Dictionary defines the word “child” in multiple ways, including, inter alia: (1) “A young human
being below the age of puberty or below the legal age of majority;” and (2) “A son or daughter
of any age.” See https://en.oxforddictionaries.com/definition/child.4 Although Defendant would
The Merriam-Webster Dictionary also defines a “child” as, among other things, “a son or
daughter of human parents,” again with no limitation as to age. See https://www.merriamwebster.com/dictionary/child.
like the Court to read the word “child” in the above provision under the first definition, i.e., as a
minor, the Court could just as easily use the second definition, i.e., “a son or daughter of any
age.” Under this second definition, the word “relative” would include Kellie Sippey, as she is, in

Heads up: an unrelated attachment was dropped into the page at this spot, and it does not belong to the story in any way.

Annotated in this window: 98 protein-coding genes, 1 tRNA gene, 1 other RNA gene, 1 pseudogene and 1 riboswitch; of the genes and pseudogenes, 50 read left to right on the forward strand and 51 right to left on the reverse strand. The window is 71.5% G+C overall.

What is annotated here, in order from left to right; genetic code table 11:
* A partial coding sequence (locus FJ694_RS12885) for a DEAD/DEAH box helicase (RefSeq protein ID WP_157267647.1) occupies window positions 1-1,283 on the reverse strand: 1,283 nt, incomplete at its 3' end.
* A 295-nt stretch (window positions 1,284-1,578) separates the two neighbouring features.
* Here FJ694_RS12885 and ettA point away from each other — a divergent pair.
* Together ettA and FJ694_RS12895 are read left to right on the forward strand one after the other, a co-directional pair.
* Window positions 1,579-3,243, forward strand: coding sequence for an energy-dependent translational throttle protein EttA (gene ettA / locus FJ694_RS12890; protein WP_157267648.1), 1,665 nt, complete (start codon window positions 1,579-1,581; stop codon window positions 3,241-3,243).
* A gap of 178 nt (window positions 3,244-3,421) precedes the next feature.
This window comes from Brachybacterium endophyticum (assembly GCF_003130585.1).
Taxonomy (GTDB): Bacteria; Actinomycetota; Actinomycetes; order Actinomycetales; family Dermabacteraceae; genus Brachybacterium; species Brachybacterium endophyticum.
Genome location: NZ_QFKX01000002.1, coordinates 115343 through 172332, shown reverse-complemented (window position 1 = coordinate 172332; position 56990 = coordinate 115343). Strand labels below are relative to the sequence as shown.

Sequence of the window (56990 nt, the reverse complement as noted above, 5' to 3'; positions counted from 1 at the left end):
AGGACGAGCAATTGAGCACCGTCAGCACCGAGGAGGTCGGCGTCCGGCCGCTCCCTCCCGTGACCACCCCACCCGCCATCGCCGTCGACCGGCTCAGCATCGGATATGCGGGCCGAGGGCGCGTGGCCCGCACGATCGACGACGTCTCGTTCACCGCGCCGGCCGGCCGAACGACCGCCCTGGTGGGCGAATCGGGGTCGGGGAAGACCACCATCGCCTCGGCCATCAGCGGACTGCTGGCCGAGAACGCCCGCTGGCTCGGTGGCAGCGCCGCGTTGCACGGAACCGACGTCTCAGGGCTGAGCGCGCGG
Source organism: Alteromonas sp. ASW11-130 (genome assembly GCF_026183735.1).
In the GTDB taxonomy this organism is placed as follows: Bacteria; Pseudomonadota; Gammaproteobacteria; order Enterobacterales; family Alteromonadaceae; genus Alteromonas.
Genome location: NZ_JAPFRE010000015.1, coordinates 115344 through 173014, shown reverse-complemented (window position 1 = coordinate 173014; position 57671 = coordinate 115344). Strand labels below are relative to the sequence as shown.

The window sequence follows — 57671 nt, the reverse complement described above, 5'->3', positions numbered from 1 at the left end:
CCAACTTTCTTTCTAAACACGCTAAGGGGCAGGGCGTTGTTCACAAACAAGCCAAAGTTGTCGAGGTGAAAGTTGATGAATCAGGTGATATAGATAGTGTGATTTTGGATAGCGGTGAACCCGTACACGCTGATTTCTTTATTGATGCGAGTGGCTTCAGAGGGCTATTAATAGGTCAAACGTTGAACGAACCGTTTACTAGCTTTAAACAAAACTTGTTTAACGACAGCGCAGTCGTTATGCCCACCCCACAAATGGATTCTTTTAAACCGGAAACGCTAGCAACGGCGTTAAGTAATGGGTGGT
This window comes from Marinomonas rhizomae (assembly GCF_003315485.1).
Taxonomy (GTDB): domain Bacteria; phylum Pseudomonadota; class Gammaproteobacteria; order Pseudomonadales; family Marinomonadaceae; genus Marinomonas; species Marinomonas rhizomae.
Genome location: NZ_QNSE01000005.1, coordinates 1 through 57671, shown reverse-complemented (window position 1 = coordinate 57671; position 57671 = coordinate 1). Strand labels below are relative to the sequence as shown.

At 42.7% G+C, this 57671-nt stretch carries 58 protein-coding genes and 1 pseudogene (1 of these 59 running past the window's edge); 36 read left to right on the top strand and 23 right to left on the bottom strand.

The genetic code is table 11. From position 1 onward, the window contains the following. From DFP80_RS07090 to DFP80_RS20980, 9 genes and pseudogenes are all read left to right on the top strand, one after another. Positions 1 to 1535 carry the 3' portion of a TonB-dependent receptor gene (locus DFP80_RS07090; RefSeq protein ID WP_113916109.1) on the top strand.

fact, the “child” of the named insureds, John J. McCluskey and Marilyn McCluskey, and, while
still a member of their household, is “living elsewhere.” This finding is further buttressed by the
fact that the Policy specifically names Kellie Sippey as a “household driver,” suggesting that,
although she may “live elsewhere,” she is in fact still a “resident” of the named insureds’
household. Thus, construing the Policy in favor of Plaintiffs, the Court finds that Defendant
breached its contract with the McCluskeys when it failed to treat Kellie Sippey as a “relative”
and pay her stacked underinsured motorist benefits. 5 Accordingly, Defendant’s motion to
dismiss Count I will be denied.
The Court, however, will grant Defendant’s motion to dismiss Counts II through IV of
the Amended Complaint. First, the Court finds that, as currently pled, the Amended Complaint
fails to state a statutory “bad faith” claim against Defendant. Pennsylvania law allows an insured
Defendant argues that, even if Kellie Sippey is deemed a “relative” under the Policy, she is